Over the years, Elon Musk has emphasized that Tesla’s greatest advantage would come from fast-paced innovation in manufacturing. This proved, once again, to be a major theme during the much-anticipated Tesla Investor Day event in Austin, Texas, yesterday.
According to the Financial Times, “Tesla executives said a wide range of efficiency and cost improvements has put the company on track to launch a far cheaper electric vehicle.” This lower-priced vehicle would be manufactured using Tesla’s “next-generation platform” and it would include some significant advances.
A look at the stark differences between Tesla’s current manufacturing approach for vehicle assembly versus the company’s new “Unboxed Process” for next-generation vehicles was captured (via a fascinating animated comparison showcased by Tesla) courtesy of @strawberrywell via Twitter.
Here's that cool assembly animation that Tesla showed off. pic.twitter.com/bK4NuKjUUC
— Mitchell (@strawberrywell) March 1, 2023
In an effort to improve manufacturing prowess, Tom Zhu, head of Tesla’s China operations, said the company follows a process at each of its factories to “question, delete, simplify, accelerate, [and] automate” at every opportunity. In essence, Tesla examines each step in its manufacturing process and cuts out anything non-essential prior to working out how to speed up the process and automate it.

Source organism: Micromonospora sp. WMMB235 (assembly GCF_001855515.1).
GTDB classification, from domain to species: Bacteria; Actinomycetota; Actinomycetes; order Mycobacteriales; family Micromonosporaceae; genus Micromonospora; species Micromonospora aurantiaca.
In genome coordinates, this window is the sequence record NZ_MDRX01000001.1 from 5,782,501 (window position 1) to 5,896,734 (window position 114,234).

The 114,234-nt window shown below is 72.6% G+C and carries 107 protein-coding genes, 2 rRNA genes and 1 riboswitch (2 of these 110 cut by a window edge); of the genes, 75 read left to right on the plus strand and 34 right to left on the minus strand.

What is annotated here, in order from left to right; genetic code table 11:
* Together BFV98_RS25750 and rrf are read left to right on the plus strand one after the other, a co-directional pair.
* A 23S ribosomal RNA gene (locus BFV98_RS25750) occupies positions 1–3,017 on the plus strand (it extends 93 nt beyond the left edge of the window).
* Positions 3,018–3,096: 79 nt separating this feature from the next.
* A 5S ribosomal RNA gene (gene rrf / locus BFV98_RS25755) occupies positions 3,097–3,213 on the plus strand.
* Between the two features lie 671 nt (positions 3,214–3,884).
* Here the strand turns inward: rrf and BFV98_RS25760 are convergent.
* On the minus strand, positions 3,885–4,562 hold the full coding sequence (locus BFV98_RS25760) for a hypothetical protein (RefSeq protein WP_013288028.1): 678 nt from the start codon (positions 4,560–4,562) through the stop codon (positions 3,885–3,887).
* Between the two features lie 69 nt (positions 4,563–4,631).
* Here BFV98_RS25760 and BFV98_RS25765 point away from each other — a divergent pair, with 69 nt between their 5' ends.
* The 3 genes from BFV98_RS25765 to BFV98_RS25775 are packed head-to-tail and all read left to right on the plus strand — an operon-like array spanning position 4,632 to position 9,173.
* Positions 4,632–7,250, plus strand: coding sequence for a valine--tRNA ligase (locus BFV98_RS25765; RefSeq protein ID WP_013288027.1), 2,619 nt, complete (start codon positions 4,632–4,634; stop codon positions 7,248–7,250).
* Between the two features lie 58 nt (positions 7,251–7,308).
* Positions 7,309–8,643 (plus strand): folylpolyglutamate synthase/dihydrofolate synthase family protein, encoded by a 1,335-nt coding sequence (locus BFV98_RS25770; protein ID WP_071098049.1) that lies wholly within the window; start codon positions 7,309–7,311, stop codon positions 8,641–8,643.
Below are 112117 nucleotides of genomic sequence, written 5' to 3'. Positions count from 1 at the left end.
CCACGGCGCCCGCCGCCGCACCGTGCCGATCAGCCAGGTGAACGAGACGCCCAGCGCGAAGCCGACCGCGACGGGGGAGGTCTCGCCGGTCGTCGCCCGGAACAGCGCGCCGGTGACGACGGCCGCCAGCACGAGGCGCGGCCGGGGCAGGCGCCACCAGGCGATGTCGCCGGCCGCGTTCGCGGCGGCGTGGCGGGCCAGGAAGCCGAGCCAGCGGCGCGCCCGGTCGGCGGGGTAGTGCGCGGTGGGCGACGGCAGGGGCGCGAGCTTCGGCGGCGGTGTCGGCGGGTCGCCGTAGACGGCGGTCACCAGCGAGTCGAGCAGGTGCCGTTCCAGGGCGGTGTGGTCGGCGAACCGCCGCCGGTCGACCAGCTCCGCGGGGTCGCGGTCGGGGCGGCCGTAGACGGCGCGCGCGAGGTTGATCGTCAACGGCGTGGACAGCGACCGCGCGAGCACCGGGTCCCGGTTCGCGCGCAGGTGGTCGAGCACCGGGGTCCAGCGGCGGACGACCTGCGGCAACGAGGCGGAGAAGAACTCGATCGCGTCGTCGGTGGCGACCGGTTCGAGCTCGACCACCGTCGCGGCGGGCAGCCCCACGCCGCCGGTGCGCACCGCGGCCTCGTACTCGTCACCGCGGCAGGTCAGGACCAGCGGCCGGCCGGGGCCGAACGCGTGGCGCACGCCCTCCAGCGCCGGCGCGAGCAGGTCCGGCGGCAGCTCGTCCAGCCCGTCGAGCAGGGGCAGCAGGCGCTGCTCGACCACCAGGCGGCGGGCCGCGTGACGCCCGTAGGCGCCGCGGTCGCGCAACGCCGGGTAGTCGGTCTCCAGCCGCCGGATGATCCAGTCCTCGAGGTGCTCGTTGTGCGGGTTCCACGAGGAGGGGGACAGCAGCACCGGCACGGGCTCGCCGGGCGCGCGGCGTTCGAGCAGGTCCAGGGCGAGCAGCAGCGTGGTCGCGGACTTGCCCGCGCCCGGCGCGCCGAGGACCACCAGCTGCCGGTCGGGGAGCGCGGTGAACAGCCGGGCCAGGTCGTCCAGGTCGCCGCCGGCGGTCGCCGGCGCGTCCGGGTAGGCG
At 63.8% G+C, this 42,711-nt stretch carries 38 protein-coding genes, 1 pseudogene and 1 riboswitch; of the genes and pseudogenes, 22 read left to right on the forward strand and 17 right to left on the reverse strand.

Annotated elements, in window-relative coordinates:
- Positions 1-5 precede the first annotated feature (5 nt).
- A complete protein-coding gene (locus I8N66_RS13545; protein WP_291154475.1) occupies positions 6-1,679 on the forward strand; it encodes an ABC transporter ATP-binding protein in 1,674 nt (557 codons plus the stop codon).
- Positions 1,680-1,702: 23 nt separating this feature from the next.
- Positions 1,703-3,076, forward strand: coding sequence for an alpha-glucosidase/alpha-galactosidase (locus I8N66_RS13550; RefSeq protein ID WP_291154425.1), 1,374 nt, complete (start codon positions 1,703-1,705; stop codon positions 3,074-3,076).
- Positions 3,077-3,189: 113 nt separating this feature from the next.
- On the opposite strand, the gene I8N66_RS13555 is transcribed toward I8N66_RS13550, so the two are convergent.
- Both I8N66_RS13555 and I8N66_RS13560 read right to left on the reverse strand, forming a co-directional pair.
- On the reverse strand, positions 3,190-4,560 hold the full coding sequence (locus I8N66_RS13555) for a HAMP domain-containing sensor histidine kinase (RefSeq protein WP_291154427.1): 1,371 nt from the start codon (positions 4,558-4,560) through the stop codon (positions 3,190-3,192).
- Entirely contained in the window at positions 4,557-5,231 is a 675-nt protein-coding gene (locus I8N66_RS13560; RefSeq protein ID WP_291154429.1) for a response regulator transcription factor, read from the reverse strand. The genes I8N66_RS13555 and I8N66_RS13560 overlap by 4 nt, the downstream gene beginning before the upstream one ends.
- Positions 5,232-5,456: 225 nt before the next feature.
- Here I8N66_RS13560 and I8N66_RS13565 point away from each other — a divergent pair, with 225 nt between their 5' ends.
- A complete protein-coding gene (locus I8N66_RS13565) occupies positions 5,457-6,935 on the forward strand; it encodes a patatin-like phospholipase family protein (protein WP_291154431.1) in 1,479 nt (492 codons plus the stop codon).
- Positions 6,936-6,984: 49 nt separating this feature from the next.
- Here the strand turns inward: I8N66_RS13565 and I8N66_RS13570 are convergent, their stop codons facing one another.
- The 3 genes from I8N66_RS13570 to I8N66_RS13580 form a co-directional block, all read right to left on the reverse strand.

Looking to the future, Elon Musk noted that “affordability” was the biggest barrier to Tesla reaching a far bigger market. Before Tesla’s recent price cuts for its electric vehicles, he said, “we weren’t sure about what the price elasticity of demand was for Tesla … [but] we found that even small changes in price have a big impact on demand — very big.”
For instance, after Tesla’s recent price cuts in China, Zhu confirmed Musk’s point by noting, “we generated huge demand, more than we can produce really.”
So, how quickly can Tesla begin work on its lower-priced next-generation vehicle? Lars Moravy, head of Tesla’s vehicle engineering, said, “We’re going to move that quickly over the next couple of years.” He added that the new, “large-volume” vehicle would be produced at a number of the company’s plants, including the new facility in Mexico that Tesla just confirmed earlier this week.
Originally posted on EVANNEX.
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